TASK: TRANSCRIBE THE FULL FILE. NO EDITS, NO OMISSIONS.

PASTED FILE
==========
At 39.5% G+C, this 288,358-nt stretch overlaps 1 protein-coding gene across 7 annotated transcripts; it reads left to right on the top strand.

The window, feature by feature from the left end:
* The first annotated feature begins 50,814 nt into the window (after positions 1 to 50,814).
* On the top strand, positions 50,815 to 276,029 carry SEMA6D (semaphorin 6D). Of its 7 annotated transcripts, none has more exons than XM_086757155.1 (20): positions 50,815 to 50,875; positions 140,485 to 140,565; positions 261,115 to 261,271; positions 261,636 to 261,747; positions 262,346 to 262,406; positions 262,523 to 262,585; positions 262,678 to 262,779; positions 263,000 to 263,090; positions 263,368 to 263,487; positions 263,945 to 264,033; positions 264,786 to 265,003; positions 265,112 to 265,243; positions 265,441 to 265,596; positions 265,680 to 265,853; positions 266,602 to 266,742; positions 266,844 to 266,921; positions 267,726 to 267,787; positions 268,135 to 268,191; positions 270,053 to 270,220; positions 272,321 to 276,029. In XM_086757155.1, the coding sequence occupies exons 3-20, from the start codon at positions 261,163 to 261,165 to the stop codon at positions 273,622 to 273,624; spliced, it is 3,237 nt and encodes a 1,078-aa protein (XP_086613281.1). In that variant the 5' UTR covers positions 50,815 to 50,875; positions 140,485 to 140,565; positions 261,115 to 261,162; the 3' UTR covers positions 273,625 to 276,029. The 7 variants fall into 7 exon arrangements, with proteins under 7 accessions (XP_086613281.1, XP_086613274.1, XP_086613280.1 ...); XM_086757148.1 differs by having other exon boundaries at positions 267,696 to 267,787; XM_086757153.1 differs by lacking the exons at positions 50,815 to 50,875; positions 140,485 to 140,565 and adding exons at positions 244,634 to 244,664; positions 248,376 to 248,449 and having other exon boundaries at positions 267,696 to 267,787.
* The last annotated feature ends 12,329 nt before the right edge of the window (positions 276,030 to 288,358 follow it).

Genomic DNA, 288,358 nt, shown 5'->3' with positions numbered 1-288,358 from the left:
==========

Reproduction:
At 39.5% G+C, this 288,358-nt stretch overlaps 1 protein-coding gene across 7 annotated transcripts; it reads left to right on the top strand.

The window, feature by feature from the left end:
* The first annotated feature begins 50,814 nt into the window (after positions 1 to 50,814).
* On the top strand, positions 50,815 to 276,029 carry SEMA6D (semaphorin 6D). Of its 7 annotated transcripts, none has more exons than XM_086757155.1 (20): positions 50,815 to 50,875; positions 140,485 to 140,565; positions 261,115 to 261,271; positions 261,636 to 261,747; positions 262,346 to 262,406; positions 262,523 to 262,585; positions 262,678 to 262,779; positions 263,000 to 263,090; positions 263,368 to 263,487; positions 263,945 to 264,033; positions 264,786 to 265,003; positions 265,112 to 265,243; positions 265,441 to 265,596; positions 265,680 to 265,853; positions 266,602 to 266,742; positions 266,844 to 266,921; positions 267,726 to 267,787; positions 268,135 to 268,191; positions 270,053 to 270,220; positions 272,321 to 276,029. In XM_086757155.1, the coding sequence occupies exons 3-20, from the start codon at positions 261,163 to 261,165 to the stop codon at positions 273,622 to 273,624; spliced, it is 3,237 nt and encodes a 1,078-aa protein (XP_086613281.1). In that variant the 5' UTR covers positions 50,815 to 50,875; positions 140,485 to 140,565; positions 261,115 to 261,162; the 3' UTR covers positions 273,625 to 276,029. The 7 variants fall into 7 exon arrangements, with proteins under 7 accessions (XP_086613281.1, XP_086613274.1, XP_086613280.1 ...); XM_086757148.1 differs by having other exon boundaries at positions 267,696 to 267,787; XM_086757153.1 differs by lacking the exons at positions 50,815 to 50,875; positions 140,485 to 140,565 and adding exons at positions 244,634 to 244,664; positions 248,376 to 248,449 and having other exon boundaries at positions 267,696 to 267,787.
* The last annotated feature ends 12,329 nt before the right edge of the window (positions 276,030 to 288,358 follow it).

Genomic DNA, 288,358 nt, shown 5'->3' with positions numbered 1-288,358 from the left: